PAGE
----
OTTAWA - If history has but one lesson, it is that when religion and politics mix, both are degraded.
The democratic ideal of separation of faith and state is, therefore, as much in the interests of faith as it is in the interests of the state. It demands freedom of worship without political interference, as much as it demands a civil society free of religious compulsion.
A secular democracy ensures that government can not intrude into the relationship between the individual and his Maker, and that no tyranny of the majority can curtail the most personal exercise of private conscience. By the same token, it also guarantees that public institutions answer to the expressed will of the people, instead of to particular groups who believe they hold a privileged insight into the interpreted will of the Divine.
Crucially, a secular state is not one that is hostile to religion: it is one that is blind to the religious choices of its citizens.
In this vein, recent efforts by governments to restrict religious expression are grave errors in judgment. In Canada, Bill 94 to deny public services to Muslim women who wear the niqab follows in the footsteps of France’s law banning students from wearing religious items in public schools.
Such laws play upon the cheap political capital to be gained from marginalising small or unpopular groups, at a time when fear and insecurity ripple through society. But these laws also corrode the very principles of tolerance and inclusion they purport to defend.
When the state takes an interest in regulating religious expression, it invites religious institutions to reply by using their force of numbers to remake government policy. More seriously still, excluding people of faith from the mass of society is the surest way to isolate and drive them into the arms of radicalism.
No matter how alien or jarring we may find particular practices, the suppression of voluntary religious expression is a far greater evil. It is not secularism: it is atheism as a coercive state religion. It is no more acceptable in a free and democratic society than sectarian persecution or forced conversions.
I believe that, as Canadians, we understand this instinctively. Our country was first forged out of a colonial tolerance between Protestants and Catholics, later out of an amalgam of Abrahamic faiths, and today encompasses a society that is largely disengaged from formal worship. As much as any other people in the world, religious inclusion and state secularism are at the heart of the ideals that bind us together and define us as a nation.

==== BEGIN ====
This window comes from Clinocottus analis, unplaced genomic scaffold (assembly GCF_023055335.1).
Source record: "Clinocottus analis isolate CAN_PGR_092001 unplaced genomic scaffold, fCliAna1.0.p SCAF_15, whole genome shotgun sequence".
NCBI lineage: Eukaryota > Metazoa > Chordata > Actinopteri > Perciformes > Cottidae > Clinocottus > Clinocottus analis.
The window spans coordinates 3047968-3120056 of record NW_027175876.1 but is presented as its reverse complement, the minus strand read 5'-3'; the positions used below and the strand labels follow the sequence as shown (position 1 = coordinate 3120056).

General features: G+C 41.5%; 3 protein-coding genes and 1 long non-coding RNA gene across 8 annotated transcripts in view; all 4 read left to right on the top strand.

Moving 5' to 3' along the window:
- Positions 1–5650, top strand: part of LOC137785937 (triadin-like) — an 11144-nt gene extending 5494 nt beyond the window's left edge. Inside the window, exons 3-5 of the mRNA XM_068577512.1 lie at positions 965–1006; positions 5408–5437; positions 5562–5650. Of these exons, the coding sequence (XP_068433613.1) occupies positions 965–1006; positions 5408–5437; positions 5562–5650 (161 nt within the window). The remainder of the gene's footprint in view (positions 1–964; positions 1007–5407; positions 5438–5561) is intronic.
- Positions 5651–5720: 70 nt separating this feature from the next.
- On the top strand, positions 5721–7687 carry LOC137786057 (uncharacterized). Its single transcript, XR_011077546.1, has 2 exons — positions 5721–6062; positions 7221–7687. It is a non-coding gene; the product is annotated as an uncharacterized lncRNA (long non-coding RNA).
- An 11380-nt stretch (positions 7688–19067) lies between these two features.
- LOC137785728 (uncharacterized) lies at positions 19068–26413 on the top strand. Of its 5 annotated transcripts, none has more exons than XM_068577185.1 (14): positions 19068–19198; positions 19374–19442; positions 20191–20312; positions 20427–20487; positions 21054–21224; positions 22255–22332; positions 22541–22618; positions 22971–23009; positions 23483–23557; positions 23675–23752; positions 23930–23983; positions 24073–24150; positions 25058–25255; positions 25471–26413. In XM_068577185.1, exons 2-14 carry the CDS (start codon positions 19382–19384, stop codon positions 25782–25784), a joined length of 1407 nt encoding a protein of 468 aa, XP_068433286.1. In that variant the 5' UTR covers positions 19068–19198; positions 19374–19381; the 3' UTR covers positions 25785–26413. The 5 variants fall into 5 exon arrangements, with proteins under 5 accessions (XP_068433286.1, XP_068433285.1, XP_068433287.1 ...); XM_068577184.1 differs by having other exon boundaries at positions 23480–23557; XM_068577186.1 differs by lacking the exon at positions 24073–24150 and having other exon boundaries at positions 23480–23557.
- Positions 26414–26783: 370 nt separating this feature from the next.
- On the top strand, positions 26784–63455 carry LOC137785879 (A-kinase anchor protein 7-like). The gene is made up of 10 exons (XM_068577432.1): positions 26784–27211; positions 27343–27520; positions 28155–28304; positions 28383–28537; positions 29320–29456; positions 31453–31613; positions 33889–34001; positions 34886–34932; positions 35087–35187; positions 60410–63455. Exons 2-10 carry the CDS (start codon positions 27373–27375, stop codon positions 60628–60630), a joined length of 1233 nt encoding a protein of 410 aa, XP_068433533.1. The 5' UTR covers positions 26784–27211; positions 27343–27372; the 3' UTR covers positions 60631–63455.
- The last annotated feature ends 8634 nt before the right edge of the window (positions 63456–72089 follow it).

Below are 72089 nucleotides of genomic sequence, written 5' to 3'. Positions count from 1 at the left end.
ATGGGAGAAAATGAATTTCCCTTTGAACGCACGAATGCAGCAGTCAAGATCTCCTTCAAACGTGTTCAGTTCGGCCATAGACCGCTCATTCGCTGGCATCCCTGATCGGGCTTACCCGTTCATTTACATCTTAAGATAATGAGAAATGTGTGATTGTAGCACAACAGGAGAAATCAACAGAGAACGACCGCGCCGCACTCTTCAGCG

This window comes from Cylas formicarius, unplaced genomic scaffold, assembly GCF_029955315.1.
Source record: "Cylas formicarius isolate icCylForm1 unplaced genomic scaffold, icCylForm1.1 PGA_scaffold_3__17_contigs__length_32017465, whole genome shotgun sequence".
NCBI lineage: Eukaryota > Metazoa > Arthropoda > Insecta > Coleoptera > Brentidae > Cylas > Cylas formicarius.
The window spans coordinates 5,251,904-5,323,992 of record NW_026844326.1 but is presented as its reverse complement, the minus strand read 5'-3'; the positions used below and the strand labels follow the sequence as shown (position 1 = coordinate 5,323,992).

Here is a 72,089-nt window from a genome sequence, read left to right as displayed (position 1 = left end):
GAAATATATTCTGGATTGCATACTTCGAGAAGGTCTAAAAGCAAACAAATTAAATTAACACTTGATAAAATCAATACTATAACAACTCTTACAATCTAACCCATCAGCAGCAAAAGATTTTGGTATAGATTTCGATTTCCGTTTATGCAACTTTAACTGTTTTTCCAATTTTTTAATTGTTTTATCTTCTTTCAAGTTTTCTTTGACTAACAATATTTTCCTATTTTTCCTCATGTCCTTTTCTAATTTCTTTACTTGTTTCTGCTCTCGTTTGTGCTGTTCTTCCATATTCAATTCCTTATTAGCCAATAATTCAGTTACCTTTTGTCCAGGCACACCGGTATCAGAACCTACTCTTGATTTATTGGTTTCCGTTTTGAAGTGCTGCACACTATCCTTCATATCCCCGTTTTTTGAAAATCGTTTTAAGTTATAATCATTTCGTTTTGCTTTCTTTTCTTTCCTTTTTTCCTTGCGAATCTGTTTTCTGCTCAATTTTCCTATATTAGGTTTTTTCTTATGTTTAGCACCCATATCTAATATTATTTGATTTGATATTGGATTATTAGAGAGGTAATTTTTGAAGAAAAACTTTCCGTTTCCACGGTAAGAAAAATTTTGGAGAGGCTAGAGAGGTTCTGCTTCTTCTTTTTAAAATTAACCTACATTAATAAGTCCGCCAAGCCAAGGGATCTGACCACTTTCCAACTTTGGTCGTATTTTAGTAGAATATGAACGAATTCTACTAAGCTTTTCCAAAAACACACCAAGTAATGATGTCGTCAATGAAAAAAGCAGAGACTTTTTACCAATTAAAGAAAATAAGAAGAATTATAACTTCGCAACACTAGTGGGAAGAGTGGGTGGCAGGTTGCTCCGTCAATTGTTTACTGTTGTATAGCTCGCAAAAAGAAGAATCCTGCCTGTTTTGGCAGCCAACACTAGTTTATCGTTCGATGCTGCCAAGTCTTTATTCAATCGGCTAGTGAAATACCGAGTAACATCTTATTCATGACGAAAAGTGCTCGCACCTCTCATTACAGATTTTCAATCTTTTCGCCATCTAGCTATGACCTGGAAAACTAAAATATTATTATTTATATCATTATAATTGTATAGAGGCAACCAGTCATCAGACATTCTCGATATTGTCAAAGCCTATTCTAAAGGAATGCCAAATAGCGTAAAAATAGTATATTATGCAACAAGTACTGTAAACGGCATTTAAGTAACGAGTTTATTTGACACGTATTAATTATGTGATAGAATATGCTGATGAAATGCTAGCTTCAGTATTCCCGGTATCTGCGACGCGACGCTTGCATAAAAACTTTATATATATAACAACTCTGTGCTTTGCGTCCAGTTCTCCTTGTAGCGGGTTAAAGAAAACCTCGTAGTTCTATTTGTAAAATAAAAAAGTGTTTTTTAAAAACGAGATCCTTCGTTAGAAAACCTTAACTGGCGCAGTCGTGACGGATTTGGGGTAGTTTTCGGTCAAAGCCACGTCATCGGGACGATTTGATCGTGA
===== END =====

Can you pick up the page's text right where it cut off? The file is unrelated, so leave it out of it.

There is no denying that we are living through an age when our ideals are being tested. To what extent do our values of tolerance require us to tolerate practices that stand accused of emanating from intolerant philosophies? If demographic changes in our liberal-democratic society cause our cultural centre of gravity to shift away from our established social values, which should prevail: our identity as liberals or our identity as democrats?
These are not easy questions, but the answers certainly do not lie with those small minds who would trade upon our most unworthy fears.
It is precisely in moments of uncertainty, when our mettle is tested, that we have the greatest obligation to so what is right rather than what is easy, because it is only through the exercise of courage that we prove ourselves worthy of our country’s name.
State suppression of free religious expression by free citizens is unacceptable in any secular democracy, and it is an offence against the free society that is the birthright of every Canadian.
Canadians of all faiths and of no faith have a responsibility to stand up for our country’s character, and to stand against government efforts to dismantle our separation of faith and state.
Akaash Maharaj has served as National Policy Chair of the Liberal Party, which currently leads the Canadian parliament’s official opposition. His personal web site is www.Maharaj.org.